The late great Gram Parsons was well known for seizing control of whatever bands he happened to drift into, be it the Byrds or the Flying Burrito Brothers, so those that knew him - and his few fans - will have been unsurprised at his eventual solo career. Finding a worthwhile collaborator in Emmylou Harris, his two solo albums are virtually flawless.
GP, his solo debut, is simply a perfect country album. Of its eleven tracks there isn't a bad one. The production is Nashville-rich yet unfussy, the lyrics are vintage country without being cliched, and Parsons and Harris swoon and sigh together wonderfully.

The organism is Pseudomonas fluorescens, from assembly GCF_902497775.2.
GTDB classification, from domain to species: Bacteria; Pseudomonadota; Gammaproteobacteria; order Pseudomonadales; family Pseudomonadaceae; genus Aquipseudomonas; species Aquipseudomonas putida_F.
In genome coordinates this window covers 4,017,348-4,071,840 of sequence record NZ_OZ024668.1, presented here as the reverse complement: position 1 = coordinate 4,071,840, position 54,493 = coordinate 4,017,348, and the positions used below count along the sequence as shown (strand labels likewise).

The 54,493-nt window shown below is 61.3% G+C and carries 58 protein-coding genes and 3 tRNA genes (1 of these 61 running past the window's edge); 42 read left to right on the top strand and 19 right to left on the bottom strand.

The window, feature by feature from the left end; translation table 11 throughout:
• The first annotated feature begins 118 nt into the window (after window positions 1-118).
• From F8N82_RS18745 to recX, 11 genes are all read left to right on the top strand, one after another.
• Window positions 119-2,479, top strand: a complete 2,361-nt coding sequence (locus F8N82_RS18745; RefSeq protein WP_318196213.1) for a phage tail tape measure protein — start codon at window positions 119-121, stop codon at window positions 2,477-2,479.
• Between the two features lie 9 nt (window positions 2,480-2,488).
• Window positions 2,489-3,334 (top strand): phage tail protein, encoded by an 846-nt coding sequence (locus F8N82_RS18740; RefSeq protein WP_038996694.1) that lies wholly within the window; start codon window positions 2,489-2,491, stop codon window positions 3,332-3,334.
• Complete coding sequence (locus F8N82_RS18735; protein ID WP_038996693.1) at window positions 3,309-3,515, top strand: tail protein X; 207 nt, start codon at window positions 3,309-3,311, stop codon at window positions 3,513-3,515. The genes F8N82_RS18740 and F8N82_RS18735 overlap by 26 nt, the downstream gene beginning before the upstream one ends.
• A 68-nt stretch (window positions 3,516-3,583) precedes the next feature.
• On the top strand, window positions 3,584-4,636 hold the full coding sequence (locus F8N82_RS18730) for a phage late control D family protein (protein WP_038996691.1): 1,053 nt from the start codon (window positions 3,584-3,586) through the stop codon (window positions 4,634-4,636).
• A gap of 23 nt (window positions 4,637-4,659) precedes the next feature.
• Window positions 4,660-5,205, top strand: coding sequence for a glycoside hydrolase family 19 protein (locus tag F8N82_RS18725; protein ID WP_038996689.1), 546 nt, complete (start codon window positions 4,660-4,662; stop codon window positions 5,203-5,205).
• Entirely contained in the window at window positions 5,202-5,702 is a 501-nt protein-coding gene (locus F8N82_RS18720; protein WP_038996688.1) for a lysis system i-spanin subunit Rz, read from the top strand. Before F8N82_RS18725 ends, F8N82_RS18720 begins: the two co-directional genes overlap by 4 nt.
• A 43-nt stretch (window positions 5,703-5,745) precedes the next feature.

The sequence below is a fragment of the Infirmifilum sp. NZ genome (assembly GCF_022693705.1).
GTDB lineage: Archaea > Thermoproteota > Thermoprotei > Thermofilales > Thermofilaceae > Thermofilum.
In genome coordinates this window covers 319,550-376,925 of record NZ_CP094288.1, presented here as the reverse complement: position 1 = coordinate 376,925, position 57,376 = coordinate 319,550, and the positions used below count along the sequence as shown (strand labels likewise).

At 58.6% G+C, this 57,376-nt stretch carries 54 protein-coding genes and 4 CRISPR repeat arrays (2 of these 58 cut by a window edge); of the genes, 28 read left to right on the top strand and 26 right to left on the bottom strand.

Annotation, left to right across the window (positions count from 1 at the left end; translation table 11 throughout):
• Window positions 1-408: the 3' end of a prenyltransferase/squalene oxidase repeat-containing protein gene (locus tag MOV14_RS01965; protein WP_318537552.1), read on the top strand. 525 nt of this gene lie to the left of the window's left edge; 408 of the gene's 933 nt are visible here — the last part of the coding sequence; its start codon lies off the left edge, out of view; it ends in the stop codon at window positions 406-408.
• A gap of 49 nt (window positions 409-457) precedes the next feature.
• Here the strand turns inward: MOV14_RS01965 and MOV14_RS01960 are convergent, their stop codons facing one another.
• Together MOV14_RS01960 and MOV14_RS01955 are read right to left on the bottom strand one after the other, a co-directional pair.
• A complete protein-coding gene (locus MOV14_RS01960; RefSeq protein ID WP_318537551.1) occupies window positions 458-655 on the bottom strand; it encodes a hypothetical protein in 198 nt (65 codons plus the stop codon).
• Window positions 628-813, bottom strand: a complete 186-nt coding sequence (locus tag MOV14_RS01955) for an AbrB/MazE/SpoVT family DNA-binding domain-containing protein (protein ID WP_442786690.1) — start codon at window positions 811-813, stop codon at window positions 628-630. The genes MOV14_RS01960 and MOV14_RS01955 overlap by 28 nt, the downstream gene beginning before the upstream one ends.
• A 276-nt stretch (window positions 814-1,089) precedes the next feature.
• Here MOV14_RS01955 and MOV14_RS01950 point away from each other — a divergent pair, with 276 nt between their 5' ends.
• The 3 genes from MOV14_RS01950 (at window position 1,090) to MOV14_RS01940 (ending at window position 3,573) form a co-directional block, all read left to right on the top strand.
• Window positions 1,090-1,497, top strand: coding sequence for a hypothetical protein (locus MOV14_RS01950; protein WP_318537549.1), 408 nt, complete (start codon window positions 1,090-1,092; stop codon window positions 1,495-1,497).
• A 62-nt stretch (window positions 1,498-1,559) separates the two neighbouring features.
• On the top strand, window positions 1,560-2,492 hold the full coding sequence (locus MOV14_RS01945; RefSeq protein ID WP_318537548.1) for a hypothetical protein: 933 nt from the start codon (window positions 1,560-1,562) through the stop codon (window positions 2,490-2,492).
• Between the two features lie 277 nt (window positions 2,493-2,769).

Opener 'Still Feeling Blue' sets the scene, with its scraping fiddle and driving rhythm. 'Streets Of Baltimore,' meanwhile, may be as close to the perfect country song on the perfect country album as you can get.
Somewhat amusingly, the debt that Ryan Adams owes to this album is blatantly obvious, particularly in Parsons' vocal delivery, which is passionate and emotional.
This album may sound fairly trite now, but at the time it was innovative and helped invent country-rock and alt-country. What's more, you can't improve on the best really, and as such if you're starting alt-country you needn't go for Wilco, Ryan Adams or even Uncle Tupelo - this album is where it's at.